Visual Management Tools
Sometimes we intentionally make our work more visible so that we can more easily see what’s going on. We do this so that, as a group, we get a better picture of the whole of the group’s effort. At it’s best, this is more than a dashboard that displays information. Instead, it’s a tool that’s used by the people doing the work in the process of doing that work.
It’s important for such a display to be able to accurately describe the state of the work. If it leaves some state or aspect to be implicitly understood, it damages the tale that the tool can tell. One of the advantages of using a physical manifestation for such a tool is that the arrangement can be easily modified to handle special cases or situations that were not envisioned when the tool was first set up.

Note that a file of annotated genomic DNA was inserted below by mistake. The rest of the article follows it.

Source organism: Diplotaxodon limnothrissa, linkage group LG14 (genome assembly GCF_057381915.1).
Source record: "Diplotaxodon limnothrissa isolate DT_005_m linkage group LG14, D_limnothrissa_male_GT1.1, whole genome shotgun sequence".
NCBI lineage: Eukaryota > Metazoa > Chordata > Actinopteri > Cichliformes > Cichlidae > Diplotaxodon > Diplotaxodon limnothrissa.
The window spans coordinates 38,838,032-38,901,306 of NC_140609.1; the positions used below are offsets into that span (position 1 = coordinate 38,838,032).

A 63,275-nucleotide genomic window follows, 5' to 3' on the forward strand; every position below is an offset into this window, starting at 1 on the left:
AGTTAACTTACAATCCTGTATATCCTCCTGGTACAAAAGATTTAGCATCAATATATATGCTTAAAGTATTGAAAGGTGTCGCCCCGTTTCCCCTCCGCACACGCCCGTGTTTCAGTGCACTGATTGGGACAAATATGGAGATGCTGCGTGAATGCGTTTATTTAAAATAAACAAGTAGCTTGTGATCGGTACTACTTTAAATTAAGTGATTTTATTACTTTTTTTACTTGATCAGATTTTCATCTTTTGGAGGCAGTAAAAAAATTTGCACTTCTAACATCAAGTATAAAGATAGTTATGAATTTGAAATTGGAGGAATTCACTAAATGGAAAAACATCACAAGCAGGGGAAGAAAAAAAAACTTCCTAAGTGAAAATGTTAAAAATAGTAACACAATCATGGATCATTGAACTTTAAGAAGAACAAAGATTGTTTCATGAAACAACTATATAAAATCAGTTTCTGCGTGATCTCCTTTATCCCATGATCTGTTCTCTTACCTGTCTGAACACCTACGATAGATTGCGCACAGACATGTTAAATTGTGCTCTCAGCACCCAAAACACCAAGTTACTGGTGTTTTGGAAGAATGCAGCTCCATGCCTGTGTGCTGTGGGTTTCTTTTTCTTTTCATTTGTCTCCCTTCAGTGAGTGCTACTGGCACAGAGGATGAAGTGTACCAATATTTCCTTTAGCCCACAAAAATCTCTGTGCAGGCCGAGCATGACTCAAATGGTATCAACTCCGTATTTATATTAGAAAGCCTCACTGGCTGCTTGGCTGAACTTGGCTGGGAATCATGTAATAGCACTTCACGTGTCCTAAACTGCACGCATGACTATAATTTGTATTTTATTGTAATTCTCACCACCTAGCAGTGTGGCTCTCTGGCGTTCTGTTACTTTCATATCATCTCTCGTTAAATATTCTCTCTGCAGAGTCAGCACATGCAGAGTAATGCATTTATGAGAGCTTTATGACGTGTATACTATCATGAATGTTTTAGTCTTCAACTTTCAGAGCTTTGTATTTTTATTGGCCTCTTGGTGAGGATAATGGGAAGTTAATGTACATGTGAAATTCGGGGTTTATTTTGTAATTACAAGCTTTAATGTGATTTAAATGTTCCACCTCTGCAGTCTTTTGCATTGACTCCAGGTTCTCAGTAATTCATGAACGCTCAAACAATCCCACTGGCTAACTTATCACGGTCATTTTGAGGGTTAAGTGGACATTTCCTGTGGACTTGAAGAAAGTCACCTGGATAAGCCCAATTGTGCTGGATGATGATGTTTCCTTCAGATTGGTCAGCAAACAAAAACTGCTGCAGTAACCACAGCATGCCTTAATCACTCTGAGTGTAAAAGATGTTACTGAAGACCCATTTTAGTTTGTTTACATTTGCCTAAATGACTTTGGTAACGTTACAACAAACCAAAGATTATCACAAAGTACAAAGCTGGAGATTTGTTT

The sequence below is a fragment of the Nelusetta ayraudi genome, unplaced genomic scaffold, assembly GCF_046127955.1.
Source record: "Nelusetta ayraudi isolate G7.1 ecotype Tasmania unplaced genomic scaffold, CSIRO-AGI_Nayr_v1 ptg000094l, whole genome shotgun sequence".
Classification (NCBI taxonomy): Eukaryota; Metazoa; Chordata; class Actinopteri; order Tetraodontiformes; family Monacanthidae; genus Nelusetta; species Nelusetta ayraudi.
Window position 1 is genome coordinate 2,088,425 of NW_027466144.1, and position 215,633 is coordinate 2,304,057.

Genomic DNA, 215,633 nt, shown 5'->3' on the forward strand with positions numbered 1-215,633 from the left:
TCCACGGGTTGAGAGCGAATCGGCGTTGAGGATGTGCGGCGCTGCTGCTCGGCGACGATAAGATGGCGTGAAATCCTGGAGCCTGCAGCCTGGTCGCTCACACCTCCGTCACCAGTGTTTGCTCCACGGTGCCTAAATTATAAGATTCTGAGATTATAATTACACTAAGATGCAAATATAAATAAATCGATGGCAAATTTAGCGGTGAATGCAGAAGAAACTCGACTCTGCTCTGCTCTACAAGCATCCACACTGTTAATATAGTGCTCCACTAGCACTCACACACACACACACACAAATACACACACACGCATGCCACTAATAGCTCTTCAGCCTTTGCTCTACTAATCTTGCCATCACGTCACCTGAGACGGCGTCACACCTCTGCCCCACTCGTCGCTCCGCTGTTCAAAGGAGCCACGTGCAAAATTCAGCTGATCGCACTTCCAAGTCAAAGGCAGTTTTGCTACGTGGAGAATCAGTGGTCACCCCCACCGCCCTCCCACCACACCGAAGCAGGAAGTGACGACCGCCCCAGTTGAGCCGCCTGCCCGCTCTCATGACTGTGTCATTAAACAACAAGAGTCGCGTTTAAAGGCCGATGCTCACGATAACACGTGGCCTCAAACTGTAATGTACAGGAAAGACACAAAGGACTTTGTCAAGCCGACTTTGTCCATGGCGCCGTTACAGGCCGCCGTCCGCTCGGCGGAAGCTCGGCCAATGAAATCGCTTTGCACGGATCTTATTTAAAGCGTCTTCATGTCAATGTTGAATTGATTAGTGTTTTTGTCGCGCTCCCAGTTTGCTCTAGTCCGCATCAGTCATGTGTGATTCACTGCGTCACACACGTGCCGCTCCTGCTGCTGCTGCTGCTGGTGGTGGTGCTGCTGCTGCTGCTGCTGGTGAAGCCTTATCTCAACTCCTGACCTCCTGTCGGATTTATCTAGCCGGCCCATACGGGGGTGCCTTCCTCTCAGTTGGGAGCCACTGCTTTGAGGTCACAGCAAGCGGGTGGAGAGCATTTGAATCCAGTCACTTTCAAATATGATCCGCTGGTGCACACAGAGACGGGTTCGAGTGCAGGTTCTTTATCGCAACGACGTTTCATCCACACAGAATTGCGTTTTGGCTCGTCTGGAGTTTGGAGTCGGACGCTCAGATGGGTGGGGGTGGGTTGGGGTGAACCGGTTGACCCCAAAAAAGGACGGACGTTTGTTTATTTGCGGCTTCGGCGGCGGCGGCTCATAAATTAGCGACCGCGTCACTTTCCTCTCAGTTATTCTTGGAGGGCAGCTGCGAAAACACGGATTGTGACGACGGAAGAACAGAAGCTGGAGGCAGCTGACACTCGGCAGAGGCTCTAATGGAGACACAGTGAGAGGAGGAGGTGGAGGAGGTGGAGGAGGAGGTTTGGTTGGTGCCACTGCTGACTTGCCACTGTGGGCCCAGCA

Sometimes people ask the tool to control people’s behavior. Of course, it cannot do that. People will behave the way they behave. If you try to use the tool to control behavior, perhaps by making it impossible for the tool to display a situation you want to discourage, you certainly damage the tools value. Rather than prevent the behavior, the inability will merely make it invisible. There must be a corollary of Goodhart’s Law here.
Instead, a good Visual Management Tool will display whatever is the reality, both desired and undesired. This makes visible the more abstract reality. Once it is visible, we can notice it, see patterns in it, and have a conversation about it. It is the conversation and the resulting mutual decisions that can change behavior.